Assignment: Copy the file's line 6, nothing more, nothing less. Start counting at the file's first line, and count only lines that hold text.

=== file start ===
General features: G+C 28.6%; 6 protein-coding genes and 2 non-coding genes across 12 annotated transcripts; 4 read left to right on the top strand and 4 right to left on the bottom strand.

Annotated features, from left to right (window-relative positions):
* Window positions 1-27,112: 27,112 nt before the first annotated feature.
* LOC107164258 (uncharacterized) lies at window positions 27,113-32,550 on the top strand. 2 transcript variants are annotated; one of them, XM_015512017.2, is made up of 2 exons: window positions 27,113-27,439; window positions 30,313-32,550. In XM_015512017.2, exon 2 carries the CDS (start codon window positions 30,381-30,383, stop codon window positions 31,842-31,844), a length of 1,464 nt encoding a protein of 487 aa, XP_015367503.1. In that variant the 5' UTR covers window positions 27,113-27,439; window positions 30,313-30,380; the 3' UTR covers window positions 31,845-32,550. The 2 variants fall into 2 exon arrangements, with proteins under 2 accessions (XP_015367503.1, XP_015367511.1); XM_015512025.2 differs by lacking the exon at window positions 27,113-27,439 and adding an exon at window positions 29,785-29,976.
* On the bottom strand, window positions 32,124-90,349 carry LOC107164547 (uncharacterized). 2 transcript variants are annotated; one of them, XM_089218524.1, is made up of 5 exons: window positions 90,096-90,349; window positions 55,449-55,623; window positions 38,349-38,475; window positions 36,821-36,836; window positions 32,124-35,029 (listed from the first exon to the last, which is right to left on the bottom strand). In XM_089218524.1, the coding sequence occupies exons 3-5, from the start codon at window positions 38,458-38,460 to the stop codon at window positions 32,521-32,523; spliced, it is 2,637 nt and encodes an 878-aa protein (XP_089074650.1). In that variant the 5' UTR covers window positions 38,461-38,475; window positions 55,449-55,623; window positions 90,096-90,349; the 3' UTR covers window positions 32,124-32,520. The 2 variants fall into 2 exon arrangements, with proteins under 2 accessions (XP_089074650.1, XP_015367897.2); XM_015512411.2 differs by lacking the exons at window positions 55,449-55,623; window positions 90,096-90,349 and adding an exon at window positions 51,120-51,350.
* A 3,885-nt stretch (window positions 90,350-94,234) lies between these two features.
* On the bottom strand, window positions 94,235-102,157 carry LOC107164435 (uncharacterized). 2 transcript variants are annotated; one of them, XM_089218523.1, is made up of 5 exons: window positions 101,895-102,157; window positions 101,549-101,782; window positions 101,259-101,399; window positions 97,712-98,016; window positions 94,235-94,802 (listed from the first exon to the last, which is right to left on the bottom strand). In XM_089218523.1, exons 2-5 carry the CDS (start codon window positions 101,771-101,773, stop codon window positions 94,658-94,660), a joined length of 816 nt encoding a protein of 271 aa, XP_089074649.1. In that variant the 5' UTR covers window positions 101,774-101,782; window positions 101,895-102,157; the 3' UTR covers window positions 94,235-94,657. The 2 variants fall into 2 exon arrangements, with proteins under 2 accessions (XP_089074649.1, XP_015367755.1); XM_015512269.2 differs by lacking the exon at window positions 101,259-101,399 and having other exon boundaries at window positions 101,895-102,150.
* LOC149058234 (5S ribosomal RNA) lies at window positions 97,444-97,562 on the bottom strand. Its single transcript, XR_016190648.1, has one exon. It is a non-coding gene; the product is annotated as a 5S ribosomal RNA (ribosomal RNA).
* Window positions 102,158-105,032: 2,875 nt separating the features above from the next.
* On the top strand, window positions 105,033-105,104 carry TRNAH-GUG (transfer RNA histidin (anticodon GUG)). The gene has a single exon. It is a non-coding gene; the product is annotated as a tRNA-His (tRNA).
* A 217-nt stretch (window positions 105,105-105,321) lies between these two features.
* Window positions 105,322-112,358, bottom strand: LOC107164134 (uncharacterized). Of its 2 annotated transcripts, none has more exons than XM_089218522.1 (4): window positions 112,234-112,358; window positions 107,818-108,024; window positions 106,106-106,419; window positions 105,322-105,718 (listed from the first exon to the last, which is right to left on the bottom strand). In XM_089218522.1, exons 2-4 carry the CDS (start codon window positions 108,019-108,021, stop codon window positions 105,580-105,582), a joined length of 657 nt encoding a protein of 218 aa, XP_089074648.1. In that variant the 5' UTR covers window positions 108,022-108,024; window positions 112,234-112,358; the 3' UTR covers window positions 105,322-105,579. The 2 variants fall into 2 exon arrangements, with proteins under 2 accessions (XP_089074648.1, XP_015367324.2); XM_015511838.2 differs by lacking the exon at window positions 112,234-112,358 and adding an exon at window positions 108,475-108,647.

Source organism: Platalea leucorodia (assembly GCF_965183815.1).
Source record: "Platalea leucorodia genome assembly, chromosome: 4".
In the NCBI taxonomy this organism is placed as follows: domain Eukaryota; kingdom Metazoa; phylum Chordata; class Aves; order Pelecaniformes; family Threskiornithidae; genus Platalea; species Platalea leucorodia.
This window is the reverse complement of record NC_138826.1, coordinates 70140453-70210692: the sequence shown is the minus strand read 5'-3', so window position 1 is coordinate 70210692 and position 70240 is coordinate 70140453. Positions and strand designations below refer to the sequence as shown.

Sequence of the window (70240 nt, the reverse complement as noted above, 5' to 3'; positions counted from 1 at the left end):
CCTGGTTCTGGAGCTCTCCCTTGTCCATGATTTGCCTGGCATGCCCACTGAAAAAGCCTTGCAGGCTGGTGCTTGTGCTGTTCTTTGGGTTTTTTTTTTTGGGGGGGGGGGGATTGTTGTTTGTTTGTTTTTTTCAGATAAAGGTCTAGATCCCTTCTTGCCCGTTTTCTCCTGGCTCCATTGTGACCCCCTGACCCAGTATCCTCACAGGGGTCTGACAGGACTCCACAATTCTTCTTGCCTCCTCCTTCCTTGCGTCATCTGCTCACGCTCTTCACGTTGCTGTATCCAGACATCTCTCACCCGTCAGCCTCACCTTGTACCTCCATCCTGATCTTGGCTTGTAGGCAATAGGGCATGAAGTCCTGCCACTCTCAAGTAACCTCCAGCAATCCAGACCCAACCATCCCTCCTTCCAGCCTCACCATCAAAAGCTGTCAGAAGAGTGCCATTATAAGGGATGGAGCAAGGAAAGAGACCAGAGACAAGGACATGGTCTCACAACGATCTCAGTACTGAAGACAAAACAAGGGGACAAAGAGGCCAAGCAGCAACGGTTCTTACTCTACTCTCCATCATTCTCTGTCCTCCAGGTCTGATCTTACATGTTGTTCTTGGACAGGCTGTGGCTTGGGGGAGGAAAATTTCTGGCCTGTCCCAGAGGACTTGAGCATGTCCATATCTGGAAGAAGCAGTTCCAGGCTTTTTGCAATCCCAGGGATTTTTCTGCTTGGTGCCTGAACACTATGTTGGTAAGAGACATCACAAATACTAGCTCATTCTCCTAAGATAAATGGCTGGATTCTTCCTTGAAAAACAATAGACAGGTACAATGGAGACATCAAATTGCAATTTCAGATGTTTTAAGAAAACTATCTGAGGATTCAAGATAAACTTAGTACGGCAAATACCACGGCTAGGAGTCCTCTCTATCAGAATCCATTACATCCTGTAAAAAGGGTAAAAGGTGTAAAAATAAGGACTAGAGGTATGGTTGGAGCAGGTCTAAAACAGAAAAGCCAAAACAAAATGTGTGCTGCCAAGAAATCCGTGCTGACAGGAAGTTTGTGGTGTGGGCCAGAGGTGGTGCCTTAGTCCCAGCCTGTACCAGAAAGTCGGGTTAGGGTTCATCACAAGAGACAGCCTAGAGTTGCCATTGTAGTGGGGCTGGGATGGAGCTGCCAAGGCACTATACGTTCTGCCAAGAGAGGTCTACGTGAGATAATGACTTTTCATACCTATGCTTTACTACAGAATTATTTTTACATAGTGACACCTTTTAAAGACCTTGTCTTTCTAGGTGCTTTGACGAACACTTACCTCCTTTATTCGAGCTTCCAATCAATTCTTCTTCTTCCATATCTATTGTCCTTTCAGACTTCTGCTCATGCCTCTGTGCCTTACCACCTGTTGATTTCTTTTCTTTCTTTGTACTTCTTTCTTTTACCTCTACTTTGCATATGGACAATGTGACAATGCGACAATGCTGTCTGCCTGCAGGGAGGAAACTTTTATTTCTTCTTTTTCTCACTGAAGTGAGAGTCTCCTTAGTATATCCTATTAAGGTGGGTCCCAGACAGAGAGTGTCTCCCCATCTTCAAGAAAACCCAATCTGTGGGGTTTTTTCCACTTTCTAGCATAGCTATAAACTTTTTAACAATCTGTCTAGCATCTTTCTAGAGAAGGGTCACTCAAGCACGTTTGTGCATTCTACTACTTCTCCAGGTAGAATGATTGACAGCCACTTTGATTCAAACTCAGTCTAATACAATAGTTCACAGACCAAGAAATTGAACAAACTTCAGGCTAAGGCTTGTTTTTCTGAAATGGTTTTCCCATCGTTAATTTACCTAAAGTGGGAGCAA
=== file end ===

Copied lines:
* A 3,885-nt stretch (window positions 90,350-94,234) lies between these two features.